The roast came out beautifully. It was crispy on the outside and moist on the inside. The meat was just on medium, with some of the meat nearest to the bone a little more rare.

While the roast had been cooking, I also did cauliflower with a bechamel sauce, pan seared some fresh brussels sprouts (with a little extra virgin olive oil, butter, a small onion and a teeny bit of garlic). Since my stove was so busy, I nuked some organic carrots in a pretty Corning ware dish (just peeled them, didn't cut them into slices), and also some frozen petit pois.

My friends, that was the fastest "full on" Sunday dinner I ever made.

With the leftover meat, I thought of making gyros tonight - pita, tsatsiki (I need a recipe) and lettuce and tomato plus maybe some beetroot salad.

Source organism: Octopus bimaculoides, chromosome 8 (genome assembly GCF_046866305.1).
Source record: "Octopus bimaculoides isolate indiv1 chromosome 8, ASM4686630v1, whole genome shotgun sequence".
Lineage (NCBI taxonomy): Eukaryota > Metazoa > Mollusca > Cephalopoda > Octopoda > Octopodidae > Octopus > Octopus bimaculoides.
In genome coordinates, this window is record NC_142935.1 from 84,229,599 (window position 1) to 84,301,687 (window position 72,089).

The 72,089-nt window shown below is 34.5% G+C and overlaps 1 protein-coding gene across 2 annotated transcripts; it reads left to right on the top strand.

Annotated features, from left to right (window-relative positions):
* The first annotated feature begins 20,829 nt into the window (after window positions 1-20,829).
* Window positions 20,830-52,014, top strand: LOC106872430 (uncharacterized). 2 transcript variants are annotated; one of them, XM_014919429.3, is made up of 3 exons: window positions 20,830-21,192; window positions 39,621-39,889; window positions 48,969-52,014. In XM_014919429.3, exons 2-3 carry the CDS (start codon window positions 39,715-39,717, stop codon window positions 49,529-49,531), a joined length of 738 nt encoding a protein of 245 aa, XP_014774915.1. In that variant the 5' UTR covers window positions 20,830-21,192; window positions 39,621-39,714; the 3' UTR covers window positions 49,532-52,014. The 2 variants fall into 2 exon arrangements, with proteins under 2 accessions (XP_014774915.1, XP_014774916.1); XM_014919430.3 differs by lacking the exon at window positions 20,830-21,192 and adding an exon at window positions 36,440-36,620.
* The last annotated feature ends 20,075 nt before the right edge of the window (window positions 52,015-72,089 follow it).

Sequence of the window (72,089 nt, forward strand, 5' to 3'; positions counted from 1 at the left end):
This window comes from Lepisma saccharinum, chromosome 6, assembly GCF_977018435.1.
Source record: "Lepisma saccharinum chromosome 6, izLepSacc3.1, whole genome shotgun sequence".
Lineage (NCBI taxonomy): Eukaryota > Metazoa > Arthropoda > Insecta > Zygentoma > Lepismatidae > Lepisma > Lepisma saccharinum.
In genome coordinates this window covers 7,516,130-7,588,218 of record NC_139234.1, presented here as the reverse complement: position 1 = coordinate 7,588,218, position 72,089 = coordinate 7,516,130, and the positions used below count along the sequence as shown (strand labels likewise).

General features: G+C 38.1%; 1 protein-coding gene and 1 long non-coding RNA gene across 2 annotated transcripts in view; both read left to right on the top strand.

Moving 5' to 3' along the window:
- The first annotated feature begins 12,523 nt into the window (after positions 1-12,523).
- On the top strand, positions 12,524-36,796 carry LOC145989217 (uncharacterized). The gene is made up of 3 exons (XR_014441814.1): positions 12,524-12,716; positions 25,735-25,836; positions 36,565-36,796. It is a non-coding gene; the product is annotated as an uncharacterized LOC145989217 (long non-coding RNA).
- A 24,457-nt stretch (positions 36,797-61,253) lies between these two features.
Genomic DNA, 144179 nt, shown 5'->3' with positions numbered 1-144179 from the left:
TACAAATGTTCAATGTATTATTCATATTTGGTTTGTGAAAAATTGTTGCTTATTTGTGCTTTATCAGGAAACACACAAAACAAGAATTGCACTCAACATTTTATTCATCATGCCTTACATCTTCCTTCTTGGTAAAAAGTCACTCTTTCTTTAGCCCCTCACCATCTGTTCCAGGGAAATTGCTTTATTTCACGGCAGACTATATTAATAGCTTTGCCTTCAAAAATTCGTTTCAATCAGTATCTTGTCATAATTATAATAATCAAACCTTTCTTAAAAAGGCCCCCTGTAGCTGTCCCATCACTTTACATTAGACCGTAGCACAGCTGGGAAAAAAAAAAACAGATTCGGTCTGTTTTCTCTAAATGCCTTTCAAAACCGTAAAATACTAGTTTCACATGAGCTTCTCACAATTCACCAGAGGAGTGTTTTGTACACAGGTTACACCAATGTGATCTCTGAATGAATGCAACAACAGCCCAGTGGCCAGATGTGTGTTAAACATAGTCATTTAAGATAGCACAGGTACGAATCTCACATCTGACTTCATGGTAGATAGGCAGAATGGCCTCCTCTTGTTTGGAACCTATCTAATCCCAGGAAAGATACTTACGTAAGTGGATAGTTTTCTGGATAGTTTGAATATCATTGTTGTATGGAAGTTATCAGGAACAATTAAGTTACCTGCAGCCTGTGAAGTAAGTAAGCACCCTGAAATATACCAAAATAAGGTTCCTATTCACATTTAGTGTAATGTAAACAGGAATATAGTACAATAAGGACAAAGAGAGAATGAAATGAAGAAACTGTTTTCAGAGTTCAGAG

Sorry post is so long.....


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Old 05-07-2006, 07:53 PM   #2
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Hi Sandy, your post gave me plenty of insights. Thank you. I am into lamb myself.

(steam volume equals 1000 times of the water amount when in cold liquid form)

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Old 03-24-2008, 11:39 AM   #3
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Hi Sandy!

Thanks, but my wife says I may not do this again. Besides needing to turn the leg about halfway through the cooking hour, she did not like cooking the rest of the meal with the smokey kitchen.

Lamb was good.

Thanks, Joe
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Old 03-24-2008, 01:04 PM   #4
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Thanks for the story - maybe next time you can do it sans smoke?

"Count yourself...you ain't so many" - quote from Buck's Daddy
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Old 06-16-2008, 10:39 PM   #5